cover of book

Terrestrial Ecosystems Through Time: Evolutionary Paleoecology of Terrestrial Plants and Animals
by Anna K. Behrensmeyer, John D. Damuth, William A. DiMichele and Richard Potts
University of Chicago Press, 1992
Cloth: 978-0-226-04154-4 | Paper: 978-0-226-04155-1
Library of Congress Classification QE720.T47 1992
Dewey Decimal Classification 560.45

Breathtaking in scope, this is the first survey of the entire
ecological history of life on land—from the earliest traces
of terrestrial organisms over 400 million years ago to the
beginning of human agriculture. By providing myriad insights
into the unique ecological information contained in the
fossil record, it establishes a new and ambitious basis for
the study of evolutionary paleoecology of land ecosystems.

A joint undertaking of the Evolution of Terrestrial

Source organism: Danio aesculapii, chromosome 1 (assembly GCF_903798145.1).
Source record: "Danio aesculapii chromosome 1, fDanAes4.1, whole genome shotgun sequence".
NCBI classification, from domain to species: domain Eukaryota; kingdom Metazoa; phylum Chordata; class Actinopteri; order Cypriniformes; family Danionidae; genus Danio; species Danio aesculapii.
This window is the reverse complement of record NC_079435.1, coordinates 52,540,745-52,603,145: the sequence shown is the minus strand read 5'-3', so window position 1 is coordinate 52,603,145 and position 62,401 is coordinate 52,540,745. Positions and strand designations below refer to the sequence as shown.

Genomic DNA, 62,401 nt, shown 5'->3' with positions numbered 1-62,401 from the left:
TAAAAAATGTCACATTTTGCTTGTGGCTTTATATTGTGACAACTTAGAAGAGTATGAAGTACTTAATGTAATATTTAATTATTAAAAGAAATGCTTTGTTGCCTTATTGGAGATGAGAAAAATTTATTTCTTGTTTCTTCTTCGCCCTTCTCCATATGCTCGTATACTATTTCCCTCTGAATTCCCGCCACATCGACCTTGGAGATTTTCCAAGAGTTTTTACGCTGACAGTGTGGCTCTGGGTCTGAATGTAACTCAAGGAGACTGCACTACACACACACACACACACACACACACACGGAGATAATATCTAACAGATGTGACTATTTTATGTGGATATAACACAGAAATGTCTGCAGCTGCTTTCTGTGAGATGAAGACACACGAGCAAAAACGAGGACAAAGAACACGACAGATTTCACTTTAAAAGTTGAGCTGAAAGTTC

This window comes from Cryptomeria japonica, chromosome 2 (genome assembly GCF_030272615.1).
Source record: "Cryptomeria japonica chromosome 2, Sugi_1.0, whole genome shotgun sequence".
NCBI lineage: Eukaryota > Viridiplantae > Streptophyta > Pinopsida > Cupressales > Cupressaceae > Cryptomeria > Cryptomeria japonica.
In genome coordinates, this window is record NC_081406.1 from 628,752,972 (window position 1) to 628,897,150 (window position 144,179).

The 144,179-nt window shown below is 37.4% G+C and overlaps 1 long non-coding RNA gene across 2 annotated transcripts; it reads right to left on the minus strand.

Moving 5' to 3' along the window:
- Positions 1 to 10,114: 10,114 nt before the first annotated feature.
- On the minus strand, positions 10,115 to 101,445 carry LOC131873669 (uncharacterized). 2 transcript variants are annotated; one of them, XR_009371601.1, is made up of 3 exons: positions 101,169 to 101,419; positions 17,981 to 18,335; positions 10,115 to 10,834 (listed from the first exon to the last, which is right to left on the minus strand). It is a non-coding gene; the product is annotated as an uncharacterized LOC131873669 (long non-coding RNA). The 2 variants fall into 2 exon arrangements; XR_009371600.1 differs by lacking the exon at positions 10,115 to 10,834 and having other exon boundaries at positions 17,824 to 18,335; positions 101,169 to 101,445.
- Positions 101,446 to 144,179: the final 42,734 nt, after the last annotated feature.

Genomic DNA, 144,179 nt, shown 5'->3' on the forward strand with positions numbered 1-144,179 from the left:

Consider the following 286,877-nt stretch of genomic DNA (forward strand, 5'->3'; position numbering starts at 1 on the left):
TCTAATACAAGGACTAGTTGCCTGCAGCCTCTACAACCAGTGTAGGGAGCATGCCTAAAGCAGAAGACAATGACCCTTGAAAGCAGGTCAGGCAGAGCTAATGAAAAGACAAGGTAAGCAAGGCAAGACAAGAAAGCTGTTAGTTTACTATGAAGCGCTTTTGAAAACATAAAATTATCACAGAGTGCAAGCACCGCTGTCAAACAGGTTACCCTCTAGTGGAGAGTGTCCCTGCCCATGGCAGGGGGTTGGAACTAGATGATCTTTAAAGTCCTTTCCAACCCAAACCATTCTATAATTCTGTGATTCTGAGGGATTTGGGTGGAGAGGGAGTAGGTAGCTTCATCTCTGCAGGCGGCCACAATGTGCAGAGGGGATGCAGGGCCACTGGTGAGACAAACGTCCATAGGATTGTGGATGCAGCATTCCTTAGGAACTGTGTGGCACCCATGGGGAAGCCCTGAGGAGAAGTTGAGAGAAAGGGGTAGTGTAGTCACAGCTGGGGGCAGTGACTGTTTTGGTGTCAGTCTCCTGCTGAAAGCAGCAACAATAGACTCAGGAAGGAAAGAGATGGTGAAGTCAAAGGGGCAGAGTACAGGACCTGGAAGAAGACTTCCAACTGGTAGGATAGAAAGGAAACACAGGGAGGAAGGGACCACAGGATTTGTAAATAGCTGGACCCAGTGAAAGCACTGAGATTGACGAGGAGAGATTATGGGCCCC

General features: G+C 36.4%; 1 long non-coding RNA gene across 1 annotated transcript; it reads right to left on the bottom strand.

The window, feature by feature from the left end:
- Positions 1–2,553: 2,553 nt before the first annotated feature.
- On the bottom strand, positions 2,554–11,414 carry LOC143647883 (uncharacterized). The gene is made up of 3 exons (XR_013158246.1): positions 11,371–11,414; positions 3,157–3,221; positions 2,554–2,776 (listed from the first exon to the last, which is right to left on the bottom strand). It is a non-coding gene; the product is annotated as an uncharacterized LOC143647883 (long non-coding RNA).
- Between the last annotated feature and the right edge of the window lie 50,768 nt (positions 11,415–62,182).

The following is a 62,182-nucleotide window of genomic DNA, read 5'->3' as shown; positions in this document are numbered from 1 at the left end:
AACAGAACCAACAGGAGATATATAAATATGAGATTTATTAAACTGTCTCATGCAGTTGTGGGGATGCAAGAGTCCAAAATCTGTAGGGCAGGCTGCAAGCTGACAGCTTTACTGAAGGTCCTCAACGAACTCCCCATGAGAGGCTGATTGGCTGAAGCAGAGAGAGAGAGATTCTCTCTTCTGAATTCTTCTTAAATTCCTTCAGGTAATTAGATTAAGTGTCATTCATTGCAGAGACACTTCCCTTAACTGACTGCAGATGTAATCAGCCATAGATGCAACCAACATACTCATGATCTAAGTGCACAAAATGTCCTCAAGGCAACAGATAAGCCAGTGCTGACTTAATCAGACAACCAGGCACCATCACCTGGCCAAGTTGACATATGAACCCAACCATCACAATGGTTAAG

Ecosystems Consortium at the National Museum of Natural
History, Smithsonian Institution, and twenty-six additional
researchers, this book begins with four chapters that lay out
the theoretical background and methodology of the science of
evolutionary paleoecology. Included are a comprehensive
review of the taphonomy and paleoenvironmental settings of
fossil deposits as well as guidelines for developing
ecological characterizations of extinct organisms and the
communities in which they lived. The remaining three
chapters treat the history of terrestrial ecosystems through
geological time, emphasizing how ecological interactions have
changed, the rate and tempo of ecosystem change, the role of
exogenous "forcing factors" in generating ecological change,
and the effect of ecological factors on the evolution of
biological diversity.

The six principal authors of this volume are all associated
with the Evolution of Terrestrial Ecosystems program at the
National Museum of Natural History, Smithsonian Institution.
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